Without giving away too much, some examples might be in Notes database views, which are not as dynamic as what you might do in a view and folder. There is functionality there to do that, but it's not an interactive view. Interaction with users is where everything is going. So a full fidelity view is really needed. Another example is Notes form layouts, which are not exported through Domino. Ninety percent of the best forms coming out of Notes use layouts. Many of our templates use layouts. They all use layouts to make them look good; they're rich with lots of behaviors, graphical backgrounds, hotspots, and native controls. That's just an area you can't do much with in Domino right now. People work around it with HTML. But you shouldn't have to, because Notes has great layout tools.
Also, the whole entity of a Notes form is very powerful. Domino has done a great job of exporting the relationships of how a form works in a Web-like way. But there is a lot more dynamic and localized processing that can and should be done in the Web browser itself with respect to fidelity, behaviors, scriptablity. With Domino, the richness of form-level Scripting is not all there yet -- you can execute certain things, but dynamic and inter-form relationships are areas where we want to concentrate. I call this Active Forms. I want to make Notes forms active on the Web.
Where is the client going?
It's really going two directions. In the first direction, we're continuing to enhance the current Notes client to make it the best client to use with a Domino server. This includes a greatly simplified UI and support for internet standards such as Native HTML rendering, and protocols such as IMAP and LDAP. In the second direction, there's the browser-centric view of the world, where the WEB Browser is the client, which is where the Notes components come into play. Today with Domino we publish up a Notes application, but in the future you can think of more of the pieces of the Notes functionality provided by today's client being exported out and brought into a Web browser. So, in essence, we're componentizing the Notes client for use on the Web in bits and pieces. It's not necessarily a new product; it's exporting our functionality for the Web -- people are going to be using the Notes client, but just pieces of it that make sense for collaborative WEB computing.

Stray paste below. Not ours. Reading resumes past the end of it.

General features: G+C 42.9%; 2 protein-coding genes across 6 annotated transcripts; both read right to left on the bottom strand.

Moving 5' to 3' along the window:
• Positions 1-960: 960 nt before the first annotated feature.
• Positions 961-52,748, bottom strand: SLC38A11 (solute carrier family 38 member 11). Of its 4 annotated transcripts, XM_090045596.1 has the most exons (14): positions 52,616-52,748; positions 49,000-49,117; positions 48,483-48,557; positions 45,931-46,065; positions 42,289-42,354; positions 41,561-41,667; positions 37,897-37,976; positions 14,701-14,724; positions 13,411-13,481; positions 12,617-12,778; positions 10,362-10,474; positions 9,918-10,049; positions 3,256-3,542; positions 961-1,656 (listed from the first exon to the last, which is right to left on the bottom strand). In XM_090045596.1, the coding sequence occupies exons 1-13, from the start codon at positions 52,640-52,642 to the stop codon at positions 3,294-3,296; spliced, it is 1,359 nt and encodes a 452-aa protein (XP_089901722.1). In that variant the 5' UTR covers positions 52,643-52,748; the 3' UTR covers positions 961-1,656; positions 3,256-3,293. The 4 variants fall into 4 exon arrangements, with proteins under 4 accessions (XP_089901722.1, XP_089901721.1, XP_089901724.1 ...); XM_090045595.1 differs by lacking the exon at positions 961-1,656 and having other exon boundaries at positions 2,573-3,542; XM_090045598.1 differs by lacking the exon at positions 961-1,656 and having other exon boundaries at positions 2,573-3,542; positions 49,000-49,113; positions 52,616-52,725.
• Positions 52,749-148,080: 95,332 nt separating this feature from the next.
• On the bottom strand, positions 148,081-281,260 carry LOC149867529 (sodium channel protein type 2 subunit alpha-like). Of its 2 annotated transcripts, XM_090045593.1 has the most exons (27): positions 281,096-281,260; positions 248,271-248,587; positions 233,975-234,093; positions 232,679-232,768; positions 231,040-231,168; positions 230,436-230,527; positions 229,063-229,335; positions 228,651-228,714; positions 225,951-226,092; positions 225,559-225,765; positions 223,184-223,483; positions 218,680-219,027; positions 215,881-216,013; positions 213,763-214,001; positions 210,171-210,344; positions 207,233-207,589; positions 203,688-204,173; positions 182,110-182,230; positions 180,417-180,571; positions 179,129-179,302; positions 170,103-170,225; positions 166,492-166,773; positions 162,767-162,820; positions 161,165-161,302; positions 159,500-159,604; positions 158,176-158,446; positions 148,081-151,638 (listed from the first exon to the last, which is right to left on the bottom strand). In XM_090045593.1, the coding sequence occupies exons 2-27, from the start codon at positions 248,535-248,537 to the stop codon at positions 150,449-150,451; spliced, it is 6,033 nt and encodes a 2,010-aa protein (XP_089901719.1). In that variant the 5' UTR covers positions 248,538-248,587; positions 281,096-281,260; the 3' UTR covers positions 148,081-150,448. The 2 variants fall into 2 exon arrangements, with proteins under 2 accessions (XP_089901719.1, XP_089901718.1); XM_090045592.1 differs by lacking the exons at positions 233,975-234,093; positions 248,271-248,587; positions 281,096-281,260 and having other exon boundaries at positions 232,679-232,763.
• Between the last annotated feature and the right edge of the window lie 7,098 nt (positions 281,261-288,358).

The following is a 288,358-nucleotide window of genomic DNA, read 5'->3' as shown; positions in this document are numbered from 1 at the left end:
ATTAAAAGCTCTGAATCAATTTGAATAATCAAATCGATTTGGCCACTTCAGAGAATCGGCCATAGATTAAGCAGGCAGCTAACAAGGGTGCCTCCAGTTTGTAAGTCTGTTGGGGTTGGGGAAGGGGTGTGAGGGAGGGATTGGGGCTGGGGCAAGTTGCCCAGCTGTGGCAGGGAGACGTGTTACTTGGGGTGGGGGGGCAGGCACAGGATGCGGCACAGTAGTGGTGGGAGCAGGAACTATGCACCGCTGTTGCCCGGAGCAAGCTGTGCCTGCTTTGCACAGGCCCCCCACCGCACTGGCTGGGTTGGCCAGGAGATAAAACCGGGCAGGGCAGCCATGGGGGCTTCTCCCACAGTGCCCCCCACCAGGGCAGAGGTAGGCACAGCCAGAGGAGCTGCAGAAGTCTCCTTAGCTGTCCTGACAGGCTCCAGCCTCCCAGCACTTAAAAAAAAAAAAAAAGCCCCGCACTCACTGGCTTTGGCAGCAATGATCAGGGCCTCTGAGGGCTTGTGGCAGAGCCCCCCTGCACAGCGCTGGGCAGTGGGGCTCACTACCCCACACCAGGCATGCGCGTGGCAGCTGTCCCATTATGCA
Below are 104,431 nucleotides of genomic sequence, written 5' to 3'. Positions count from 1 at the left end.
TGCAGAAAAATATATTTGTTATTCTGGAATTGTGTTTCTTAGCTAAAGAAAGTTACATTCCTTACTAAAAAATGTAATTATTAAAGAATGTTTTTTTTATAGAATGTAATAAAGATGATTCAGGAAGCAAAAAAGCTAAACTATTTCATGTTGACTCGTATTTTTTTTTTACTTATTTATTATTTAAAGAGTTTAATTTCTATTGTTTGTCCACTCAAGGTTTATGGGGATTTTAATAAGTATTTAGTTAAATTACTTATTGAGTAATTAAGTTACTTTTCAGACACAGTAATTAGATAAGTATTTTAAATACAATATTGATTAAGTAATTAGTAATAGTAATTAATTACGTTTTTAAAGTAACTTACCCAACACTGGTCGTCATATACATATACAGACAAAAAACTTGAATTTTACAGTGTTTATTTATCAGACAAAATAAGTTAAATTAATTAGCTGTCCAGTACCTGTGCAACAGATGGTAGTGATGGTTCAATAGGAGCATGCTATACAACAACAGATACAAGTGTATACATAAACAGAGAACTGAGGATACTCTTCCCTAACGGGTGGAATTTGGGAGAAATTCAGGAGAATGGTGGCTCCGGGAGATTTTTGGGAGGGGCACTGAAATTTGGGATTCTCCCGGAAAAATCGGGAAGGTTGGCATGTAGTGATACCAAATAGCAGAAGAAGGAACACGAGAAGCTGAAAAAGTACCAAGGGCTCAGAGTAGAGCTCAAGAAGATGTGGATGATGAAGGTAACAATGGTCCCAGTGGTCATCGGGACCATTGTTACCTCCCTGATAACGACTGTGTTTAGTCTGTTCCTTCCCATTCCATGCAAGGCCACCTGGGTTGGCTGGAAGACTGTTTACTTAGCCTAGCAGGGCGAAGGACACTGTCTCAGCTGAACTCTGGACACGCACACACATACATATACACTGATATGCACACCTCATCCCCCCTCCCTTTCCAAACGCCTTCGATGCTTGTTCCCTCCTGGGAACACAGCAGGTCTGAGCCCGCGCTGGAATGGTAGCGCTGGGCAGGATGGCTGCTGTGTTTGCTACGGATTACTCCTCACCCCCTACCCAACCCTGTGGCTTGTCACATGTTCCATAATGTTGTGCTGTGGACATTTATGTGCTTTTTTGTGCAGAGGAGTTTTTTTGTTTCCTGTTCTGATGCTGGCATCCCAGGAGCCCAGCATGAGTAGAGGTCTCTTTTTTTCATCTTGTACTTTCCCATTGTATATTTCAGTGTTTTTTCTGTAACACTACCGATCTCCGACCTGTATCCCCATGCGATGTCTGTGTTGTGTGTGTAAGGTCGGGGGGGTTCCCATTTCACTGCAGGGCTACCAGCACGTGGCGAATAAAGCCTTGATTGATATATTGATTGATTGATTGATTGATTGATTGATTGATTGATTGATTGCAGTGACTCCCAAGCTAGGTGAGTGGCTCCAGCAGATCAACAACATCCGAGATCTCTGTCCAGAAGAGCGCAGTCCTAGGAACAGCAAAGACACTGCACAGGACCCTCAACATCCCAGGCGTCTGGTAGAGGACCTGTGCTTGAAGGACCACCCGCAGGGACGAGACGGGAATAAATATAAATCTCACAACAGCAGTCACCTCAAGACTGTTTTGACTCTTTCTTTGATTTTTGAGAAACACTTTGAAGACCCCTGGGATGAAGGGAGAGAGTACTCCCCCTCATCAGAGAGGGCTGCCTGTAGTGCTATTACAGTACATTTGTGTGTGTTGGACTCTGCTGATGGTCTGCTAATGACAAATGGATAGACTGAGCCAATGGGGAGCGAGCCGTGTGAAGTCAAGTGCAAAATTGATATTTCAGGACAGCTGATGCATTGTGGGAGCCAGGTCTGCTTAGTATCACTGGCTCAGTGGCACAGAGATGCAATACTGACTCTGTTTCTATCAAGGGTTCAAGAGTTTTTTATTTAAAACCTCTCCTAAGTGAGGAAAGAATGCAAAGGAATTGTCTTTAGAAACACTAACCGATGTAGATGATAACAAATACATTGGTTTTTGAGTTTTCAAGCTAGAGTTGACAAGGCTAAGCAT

What are some of the kinds of Java applets possible for Notes?
Java is kind of like the Macarena of software that everyone wants to get into and do because everyone else is doing it. But once you get past the hype, it's a language and a technology that's really well suited for the Web, and there's fast growing base of developers that are building real Applications now. It provides portability, platform independence; it's well suited for being in a dynamic environment. I can have my applications change and be updated without having to deploy a whole new version.
Java applets and better Java integration are what I'm working on now. We have a lot of great ideas and we're seeing a lot of great ideas through our Business Partners.
First we're looking at what people currently do with Notes that would work well with Domino for things like fidelity, as I mentioned. And then, the focus is on the next generation of applications that will make sense for Domino, as well as being able to incorporate externally developed Java components and agents into Domino apps using our application design tools.We want to lead that, so and stay tuned. We're working a lot on things like, what's the next Notes client -- it might not even be a Notes application, it might be something else. In any case, Java is a great way to get it there, and Active X is, too. Just as we're browser agnostic, we want people to deal with the tools they're comfortable with, and which are the best for their intranet. We want to be the best application deployment system for the Web -- Internet or intranet. So we'll support it all, just like we support all the data types, all the key technologies, all the platforms.
Jack joined Iris in 1987. His early work on Notes import/export capabilities evolved to not only support but provide significant innovation on DDE and later OLE, culminating in his invention of Notes/FX which today permits embedded objects to exchange data and other programmatic contructs with fields in a Notes form. Jack is also the ActiveX expert at Iris, and through four major releases, has headed the teams designing and enhancing the Notes graphics subsystem, for the Notes editor extensive cross-platform graphics support. Most recently, he has led the Notes 4.5 effort to support Web browsing, including overseeing the architecture and implementation for Java, Java applets and plug-ins, and asynchronous graphics rendering. He spends his nights dreaming up Java applets and his free time as drummer for the Iris Notes
1997 Iris Associates, Inc. All rights reserved.
After she was ejected from private school in New Hampshire, Betsy Kosheff turned to a career in journalism. She moved to Chicago to attend Northwestern University's teaching newspaper program, where her first idea for a story led her to the Windy City Hall. There, she proposed that all government officials should dress like hens, and was again, promptly ejected. In 1983 she decided to go into public relations but was overcome with self-loathing and now lives in the Berkshires enjoying the simple pleasures of life, like farming and sitting on an air hose.